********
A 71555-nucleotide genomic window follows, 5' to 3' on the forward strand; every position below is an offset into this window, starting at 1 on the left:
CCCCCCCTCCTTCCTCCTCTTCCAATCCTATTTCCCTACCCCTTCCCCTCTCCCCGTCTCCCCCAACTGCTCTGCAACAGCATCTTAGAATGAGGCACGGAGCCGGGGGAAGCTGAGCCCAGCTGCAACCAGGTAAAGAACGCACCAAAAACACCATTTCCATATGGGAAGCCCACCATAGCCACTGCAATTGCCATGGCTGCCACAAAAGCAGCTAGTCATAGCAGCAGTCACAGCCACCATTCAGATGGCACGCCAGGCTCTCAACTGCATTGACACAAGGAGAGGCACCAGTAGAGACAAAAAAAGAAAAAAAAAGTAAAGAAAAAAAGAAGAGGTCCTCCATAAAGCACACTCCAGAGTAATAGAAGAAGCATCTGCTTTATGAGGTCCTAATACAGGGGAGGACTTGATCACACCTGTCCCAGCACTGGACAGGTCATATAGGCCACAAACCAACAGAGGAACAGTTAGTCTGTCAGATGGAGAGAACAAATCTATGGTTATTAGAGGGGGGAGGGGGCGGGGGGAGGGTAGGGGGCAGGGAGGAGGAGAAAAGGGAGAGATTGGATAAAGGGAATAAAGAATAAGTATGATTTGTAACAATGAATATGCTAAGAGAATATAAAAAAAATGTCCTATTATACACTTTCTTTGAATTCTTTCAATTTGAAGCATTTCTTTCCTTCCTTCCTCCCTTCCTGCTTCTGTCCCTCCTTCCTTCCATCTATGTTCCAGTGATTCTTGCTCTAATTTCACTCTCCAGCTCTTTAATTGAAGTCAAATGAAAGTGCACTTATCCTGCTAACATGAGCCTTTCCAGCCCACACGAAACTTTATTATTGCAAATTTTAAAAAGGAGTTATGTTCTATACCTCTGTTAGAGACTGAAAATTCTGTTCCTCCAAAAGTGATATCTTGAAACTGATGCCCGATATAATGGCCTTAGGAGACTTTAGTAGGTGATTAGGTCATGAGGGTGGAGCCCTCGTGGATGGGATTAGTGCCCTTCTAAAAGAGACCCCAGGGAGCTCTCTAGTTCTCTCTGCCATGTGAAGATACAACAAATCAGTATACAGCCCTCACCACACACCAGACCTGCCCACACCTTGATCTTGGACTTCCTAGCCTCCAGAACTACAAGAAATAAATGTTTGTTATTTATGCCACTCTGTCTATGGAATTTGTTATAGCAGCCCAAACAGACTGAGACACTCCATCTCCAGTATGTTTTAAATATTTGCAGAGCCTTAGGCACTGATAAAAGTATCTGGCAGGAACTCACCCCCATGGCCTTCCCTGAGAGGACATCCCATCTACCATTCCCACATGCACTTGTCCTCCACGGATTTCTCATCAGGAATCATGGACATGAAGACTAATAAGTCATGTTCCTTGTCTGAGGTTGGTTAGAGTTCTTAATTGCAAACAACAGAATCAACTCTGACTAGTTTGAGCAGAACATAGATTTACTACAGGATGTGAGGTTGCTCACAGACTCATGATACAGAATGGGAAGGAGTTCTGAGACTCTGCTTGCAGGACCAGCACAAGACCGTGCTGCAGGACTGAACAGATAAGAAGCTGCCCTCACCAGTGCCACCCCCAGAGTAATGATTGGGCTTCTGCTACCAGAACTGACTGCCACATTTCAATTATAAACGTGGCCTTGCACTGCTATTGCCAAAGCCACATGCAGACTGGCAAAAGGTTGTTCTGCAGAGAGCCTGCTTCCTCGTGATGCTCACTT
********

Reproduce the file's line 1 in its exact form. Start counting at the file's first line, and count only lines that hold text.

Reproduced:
A 71555-nucleotide genomic window follows, 5' to 3' on the forward strand; every position below is an offset into this window, starting at 1 on the left: